Diary of a Loud County

The Year In Live Reviews

THE BLANK TAPES

THE GYPSY DEN, COSTA MESA

SATURDAY, FEB. 28

We entered the Gypsy Den as Matt Adams was in the midst of banging out a sweet Ray Davies-esque number on his Hendrix/Clash/Misfits-stickered acoustic, with a couple of kazoo players and a bassist in tow. The place was mobbed—people standing at the end of the ordering line kept bumping into Adams' mic stand. This was what a front-porch hootenanny in the 1920s would have felt like, we guess, with harmonicas and banjo solos and finger snaps keeping the beat and hard-luck lines about having no money in your pocket and hopping trains to get around because somebody made off with your bike. (RK)

TOM MORELLO

ACROSS THE STREET FROM TACO BELL WORLD HEADQUARTERS, IRVINE

FRIDAY, MARCH 5

Woody Guthrie made his most prominent séance via ex-Rage Against the Machine/current Audioslaver Tom Morello. Billing himself as the Night Watchman, Morello proved that Audioslave is really just a bad anomaly—his subsequent 12-bar, acoustic guitar-and-harmonica odes to Ohio steelworkers, West Virginia miners and Guatemalan sweatshop workers "who got your job" could've been played for the Wobblies. Morello dedicated his final song to the uniformed security forces eyeballing him, "with hope that one day they realize that they have more in common with the people [in the crowd] than the corporate leeches who pay them to protect them." (GA)

THE HELMUT STEIN EXPERIENCE

THE GYPSY LOUNGE, LAKE FOREST

SATURDAY, MARCH 13

The classy R&B/soul/blues outfit Helmut Stein Experience is headed up by the big, throbbing organ of R. Scott and the sultry, smoky pipes of blond, braless singer April Sweeney, who wore a slinky black dress she kept pulling up to avoid a Janet. "Bet you something's gonna pop out," we swear we told the sound guy in back. Then, after she stroked her microphone, after she dropped to her knees, after she wailed and wailed with the awesome power of someone who could easily front a Janis Joplin tribute band, there it was, right at the end of their set: boobage! And don't even try telling us that wasn't planned! We were so startled—hey, it ain't like we get to see a pair of mammaries in person that often—we almost forgot they didn't do our favorite tune, "On Return." But as far as lasting impressions go, they sure left two. (RK)

GOFORTH

THE GYPSY LOUNGE, LAKE FOREST

SATURDAY, APRIL 10

This was a wake for a band that deserved better things—a set of GoForth's terrifically hooky rock & roll that blazed brighter as their hour-plus wore on, their excellence manifested in the physical presence of the orgasmically gyrating girl in the middle of the room who wiggled along to every note as if GoForth were the greatest band ever (we don't think it was the alcohol dictating to her, either) and our own notepad, which a mere three songs in developed a huge dent where we had banged it ferociously in time against the stool we were perched on. Every song thrilled, each from a hit record that could've been. (RK)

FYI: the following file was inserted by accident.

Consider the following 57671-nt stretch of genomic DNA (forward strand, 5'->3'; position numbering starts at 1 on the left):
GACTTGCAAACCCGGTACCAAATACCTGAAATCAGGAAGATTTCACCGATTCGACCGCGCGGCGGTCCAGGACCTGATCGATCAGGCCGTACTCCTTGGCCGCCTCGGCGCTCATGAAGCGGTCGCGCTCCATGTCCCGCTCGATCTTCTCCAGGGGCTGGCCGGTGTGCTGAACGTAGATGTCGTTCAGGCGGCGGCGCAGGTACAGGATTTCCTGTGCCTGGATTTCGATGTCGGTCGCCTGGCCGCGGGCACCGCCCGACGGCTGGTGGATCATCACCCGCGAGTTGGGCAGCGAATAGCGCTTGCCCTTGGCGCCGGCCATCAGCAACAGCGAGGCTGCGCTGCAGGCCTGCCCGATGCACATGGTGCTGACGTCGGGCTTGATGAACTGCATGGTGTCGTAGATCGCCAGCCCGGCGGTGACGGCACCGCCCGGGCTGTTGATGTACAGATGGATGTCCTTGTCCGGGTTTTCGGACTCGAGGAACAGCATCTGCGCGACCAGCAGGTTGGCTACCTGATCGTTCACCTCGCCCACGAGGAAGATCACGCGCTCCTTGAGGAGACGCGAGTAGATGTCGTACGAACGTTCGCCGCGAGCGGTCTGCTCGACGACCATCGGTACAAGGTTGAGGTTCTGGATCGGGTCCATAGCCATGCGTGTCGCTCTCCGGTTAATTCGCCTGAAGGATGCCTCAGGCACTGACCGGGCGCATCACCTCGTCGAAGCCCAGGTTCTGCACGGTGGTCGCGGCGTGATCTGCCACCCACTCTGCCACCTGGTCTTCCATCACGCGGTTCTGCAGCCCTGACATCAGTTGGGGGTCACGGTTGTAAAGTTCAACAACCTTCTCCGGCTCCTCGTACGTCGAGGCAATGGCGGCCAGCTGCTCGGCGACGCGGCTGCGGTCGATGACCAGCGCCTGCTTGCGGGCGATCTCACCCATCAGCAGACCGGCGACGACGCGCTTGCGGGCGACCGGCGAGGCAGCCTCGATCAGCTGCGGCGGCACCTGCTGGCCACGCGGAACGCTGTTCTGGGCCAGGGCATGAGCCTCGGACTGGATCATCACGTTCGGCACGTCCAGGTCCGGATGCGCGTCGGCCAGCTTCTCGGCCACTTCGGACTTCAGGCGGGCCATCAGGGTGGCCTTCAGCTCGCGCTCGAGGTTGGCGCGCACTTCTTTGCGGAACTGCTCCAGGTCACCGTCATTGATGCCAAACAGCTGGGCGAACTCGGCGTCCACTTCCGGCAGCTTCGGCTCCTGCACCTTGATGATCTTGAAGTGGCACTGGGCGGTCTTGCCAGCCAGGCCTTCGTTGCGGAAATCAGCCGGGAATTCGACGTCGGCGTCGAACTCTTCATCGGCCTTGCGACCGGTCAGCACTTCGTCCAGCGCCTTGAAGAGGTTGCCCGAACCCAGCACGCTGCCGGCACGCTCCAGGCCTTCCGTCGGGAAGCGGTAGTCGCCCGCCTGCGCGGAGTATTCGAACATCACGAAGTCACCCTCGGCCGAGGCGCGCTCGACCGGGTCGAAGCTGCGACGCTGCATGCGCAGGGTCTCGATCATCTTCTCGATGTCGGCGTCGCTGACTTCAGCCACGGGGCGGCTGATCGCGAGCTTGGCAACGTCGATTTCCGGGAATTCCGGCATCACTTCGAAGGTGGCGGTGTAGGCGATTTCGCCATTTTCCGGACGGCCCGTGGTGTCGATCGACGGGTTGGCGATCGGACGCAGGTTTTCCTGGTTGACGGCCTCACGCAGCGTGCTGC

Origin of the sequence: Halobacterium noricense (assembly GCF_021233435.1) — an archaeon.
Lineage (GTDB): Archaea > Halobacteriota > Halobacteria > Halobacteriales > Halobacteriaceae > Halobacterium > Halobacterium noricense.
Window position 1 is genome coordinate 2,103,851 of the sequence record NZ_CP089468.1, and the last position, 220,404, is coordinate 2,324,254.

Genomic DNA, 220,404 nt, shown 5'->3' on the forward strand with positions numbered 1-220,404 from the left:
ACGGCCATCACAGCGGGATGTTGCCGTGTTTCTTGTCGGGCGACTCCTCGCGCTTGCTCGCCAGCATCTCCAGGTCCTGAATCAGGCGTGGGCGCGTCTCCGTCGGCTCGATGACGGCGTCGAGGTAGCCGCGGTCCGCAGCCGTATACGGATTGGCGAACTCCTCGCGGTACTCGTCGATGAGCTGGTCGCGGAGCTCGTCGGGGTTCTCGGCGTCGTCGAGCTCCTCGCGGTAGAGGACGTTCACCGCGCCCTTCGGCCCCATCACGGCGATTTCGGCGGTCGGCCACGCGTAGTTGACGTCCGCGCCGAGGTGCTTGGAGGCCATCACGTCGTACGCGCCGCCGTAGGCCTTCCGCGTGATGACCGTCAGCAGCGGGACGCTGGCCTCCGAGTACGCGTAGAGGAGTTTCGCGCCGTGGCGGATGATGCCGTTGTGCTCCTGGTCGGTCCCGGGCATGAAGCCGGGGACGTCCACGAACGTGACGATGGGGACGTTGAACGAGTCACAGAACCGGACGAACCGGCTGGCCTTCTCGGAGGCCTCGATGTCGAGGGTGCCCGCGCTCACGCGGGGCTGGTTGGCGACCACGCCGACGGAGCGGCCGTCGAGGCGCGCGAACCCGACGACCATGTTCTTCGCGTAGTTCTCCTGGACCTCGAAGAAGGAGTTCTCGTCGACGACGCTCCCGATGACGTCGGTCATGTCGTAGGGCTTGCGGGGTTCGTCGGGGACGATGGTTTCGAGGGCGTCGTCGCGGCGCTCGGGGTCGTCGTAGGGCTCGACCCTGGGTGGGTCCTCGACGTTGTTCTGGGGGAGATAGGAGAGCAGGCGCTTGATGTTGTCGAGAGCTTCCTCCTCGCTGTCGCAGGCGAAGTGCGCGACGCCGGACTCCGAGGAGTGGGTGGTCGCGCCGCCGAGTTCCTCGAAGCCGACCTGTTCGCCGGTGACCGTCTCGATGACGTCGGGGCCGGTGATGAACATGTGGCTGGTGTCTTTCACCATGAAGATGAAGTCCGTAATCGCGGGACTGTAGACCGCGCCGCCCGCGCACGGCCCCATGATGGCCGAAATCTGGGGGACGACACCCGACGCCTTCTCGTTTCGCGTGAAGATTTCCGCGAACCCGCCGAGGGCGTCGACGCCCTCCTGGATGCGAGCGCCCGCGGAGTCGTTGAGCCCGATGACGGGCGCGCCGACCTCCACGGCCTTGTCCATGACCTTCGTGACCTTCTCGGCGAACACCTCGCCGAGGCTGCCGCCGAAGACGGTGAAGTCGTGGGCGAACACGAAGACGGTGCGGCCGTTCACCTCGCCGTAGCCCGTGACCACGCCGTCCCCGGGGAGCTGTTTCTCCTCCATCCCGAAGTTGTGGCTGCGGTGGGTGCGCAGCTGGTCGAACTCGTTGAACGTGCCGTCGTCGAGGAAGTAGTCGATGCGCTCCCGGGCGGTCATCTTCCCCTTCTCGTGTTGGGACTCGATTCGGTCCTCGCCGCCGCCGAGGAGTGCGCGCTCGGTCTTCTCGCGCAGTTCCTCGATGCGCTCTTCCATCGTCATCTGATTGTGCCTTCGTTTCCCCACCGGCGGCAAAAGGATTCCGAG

THE PIXIES

GLASS HOUSE, POMONA

FRIDAY, APRIL 30

The Pixies finished with a few loopy waves goodbye and left, except . . . then the techs came out, tuned up Kim Deal's fat red Fender, snapped off a couple of beats on the drums and darted purposefully into the backstage dark. You coulda cut the sense of entitlement with a knife: either big-music execs used to getting what they want or the truest of fans (a formidably impoverished portion of whom hadn't figured they'd be able to see the Pixies for months, if at all) who well-deserved anything they could get. And we'd all been promised encores (and that Neil Young cover!) by setlists on the Internet, and they had still skipped a giant chunk of catalog—"Monkey Gone to Heaven," "Here Comes Your Man," most if not all of Trompe le Monde—and now we were at the special-person secret show with all the equipment fluffed up and ready to go? Rich people must feel this certain of good things every goddamn moment of their lives. And then the techs came out again and hit every off switch onstage. Hmm. Everyone's smiles went stiff. A few people chanted, "PIX-IES, PIX-IES" and clapped, but 3,000 cubic feet of uncomfortable silence snuffed that out before the house lights came on. "People don't know how to put up much of a fight anymore," I said; that's what happens when your fan base is all people who never got up the guts to ask someone to prom. (Chris Ziegler)

MANIC HISPANIC

GALAXY CONCERT THEATRE, SANTA ANA

WEDNESDAY, CINCO DE MAYO

Two fights broke out only half an hour into the performance, and the pit's brutish swirl would've classified as a race riot anywhere else in Orange County. Nevertheless, la naranja's boiling ethnic tension disappeared for an evening, thanks to the power of parody. "Today, I'm going to catch myself a skinhead!" Mike "Gabby" Gaborno sneered during an overrefried make of "American Society" before throwing a piñata into the crowd. The worst residents of Huntington Beach and Santa Ana united in tearing it to pieces—better than one another, you know? (GA)

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